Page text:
Mayoralty and other Bates fads.
By H. Jay Burns, Managing Editor
When I first arrived at Bates in 1992, my guide through Bates history was Gene Taylor ’56, a development colleague.
At first Gene taught the simple stuff you might get during the first days of a college course. I heard about Oren Cheney’s vision, about how quirky, unassuming Johnny Stanton defined faculty culture, and about the flimsy, barracks-like Sampsonville apartments that became a community for war-veteran students.
Easy lessons. Kid stuff.
Then one day Gene started talking about this thing called Mayoralty. Sensibility vanished as bizarre word combinations tumbled from his mouth: “Lymelight Lynn…Smilin’ Jack Davis…Mayor Jolly Roger Campbell.” He spoke of convertibles and stagecoaches. He described stage productions mounted from a Broadway-literate student body. Gene seemed to be speaking in tongues. Or maybe he’d become a Batesie Stephen Hawking, exploring a brief time in Bates history. Either way, this Mayoralty thing made no sense in a place that, above all, seemed to prize good sense.
Between Gene’s lessons and this issue’s story about Mayoralty’s demise, by Jack DeGange ’59, I do finally “get” Mayoralty. Yet as I compare that tradition to its distant cousins, the Lemmings fad in the ’70s (page 17), I wonder if the zestiest student traditions defy pat description because they’re prisoners of their eras. In other words, you had to be there.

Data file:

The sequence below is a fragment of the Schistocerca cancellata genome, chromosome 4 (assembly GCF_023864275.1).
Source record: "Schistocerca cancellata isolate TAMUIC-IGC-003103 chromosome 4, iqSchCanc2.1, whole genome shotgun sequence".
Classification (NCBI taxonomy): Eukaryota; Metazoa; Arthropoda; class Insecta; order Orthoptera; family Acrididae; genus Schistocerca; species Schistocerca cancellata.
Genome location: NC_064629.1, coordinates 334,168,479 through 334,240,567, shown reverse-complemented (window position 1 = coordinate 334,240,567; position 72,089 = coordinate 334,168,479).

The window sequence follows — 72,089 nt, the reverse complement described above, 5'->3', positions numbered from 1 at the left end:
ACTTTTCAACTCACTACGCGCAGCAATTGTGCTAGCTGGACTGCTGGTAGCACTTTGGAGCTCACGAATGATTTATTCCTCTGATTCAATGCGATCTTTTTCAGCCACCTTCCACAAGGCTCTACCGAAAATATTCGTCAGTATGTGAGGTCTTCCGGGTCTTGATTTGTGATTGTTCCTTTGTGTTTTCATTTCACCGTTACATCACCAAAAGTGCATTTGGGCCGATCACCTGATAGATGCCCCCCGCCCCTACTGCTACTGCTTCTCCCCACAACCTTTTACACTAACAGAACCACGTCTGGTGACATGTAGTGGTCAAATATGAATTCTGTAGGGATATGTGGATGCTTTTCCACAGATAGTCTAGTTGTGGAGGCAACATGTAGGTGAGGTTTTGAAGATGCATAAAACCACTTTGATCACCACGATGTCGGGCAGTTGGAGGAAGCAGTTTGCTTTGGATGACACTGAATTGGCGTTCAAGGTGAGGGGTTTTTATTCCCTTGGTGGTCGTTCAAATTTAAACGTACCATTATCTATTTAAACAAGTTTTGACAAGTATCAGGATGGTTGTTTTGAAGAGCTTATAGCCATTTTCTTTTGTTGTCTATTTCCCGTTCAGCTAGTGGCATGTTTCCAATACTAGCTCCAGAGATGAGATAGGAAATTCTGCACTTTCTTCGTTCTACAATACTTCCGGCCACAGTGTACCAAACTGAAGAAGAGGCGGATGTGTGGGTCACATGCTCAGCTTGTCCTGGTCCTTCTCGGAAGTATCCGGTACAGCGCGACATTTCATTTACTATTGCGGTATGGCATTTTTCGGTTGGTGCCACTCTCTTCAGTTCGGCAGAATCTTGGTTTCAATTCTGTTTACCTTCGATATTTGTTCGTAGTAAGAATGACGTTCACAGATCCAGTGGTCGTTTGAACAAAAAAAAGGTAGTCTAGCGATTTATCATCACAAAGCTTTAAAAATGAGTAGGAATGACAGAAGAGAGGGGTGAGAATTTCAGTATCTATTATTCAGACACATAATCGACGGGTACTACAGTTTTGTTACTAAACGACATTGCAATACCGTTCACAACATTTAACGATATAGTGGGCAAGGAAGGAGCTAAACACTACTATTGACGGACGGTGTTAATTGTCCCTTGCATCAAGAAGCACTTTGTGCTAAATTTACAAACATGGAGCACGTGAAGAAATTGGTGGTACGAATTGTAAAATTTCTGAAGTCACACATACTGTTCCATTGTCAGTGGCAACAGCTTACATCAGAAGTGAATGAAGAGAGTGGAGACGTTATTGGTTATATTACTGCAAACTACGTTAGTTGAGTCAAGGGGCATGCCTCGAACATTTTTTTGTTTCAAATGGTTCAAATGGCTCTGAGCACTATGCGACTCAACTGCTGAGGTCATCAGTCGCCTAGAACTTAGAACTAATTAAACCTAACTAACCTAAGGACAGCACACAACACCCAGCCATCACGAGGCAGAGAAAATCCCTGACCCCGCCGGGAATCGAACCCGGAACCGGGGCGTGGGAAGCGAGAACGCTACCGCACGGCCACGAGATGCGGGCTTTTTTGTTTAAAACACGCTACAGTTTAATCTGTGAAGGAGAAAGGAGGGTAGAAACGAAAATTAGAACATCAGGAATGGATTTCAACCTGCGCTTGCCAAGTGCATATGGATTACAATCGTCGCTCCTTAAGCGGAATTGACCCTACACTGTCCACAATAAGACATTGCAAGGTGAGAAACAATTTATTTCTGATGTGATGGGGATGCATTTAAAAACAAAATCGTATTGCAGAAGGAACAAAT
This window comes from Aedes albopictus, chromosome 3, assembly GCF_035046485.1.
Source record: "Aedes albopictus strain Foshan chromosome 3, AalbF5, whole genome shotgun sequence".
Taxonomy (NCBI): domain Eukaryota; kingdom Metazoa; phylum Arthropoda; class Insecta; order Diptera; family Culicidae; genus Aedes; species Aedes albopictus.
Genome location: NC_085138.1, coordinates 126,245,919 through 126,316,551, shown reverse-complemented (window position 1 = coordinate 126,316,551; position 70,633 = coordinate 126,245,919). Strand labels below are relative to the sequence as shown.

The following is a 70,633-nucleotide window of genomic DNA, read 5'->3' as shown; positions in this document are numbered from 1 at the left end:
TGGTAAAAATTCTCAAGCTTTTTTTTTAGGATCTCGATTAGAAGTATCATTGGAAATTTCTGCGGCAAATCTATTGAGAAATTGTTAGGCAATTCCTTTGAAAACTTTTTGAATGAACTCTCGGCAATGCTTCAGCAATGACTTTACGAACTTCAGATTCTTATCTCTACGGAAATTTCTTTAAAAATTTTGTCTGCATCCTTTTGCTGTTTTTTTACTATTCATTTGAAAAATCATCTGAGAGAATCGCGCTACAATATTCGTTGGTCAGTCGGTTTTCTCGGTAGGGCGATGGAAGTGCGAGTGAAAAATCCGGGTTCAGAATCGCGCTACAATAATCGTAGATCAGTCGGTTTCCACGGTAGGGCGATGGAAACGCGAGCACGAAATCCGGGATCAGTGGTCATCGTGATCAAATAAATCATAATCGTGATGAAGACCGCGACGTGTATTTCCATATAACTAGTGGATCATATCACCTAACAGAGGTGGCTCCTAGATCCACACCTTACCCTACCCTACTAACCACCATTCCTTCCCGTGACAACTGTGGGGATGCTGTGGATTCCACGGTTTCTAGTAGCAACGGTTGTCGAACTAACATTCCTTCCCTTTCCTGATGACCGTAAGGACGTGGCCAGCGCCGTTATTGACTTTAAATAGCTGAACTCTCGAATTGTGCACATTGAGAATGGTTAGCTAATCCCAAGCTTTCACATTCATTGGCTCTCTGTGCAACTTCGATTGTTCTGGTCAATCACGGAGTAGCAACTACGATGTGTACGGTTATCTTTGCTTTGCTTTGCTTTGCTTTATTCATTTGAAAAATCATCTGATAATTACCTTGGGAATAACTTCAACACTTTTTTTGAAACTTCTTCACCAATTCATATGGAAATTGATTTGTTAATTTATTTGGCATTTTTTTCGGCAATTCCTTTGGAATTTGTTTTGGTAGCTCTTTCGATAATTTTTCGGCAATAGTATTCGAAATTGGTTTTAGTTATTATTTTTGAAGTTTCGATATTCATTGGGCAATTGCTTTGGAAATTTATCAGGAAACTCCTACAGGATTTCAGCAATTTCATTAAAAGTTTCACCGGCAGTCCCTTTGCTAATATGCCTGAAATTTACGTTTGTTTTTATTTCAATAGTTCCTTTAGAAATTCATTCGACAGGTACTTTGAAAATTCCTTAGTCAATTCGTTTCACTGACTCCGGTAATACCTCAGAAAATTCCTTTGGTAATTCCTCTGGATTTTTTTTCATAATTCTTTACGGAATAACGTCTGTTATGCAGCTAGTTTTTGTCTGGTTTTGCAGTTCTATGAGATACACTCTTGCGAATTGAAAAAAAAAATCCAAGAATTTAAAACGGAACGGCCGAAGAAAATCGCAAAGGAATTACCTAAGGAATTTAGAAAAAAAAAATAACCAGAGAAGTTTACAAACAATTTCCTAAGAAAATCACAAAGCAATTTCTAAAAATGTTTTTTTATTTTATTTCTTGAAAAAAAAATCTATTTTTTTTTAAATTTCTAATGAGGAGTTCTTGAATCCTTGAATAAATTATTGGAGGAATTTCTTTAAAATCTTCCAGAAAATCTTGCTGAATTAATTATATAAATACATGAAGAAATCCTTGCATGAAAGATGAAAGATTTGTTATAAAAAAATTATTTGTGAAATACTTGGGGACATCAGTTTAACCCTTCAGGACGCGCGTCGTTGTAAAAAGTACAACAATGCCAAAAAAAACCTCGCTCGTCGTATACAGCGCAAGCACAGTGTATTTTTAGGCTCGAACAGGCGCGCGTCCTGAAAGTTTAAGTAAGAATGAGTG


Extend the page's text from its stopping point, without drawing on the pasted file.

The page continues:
Mayoralty, for example, flourished and quickly died not because students got lazy (the Student‘s explanation). Rather, it died because its enchanting conceit — that, like a 1950s Saturnalia where slaves and masters reversed roles, Bates students could control campus doings for a few days — was dashed in the aftermath of a minor off-campus crime. And the Lemmings fad faded in the late ’70s as Bates became more student (or lemming) centered.
That’s why Bates student culture is endlessly fascinating. It’s exclusively you, exclusively Bates. VH-1 can have its Dee Snyders commenting on Pac-Man for “I Love the 80s”; I’m happy with a stack of old Bates Students.
H. Jay Burns, Managing Editor
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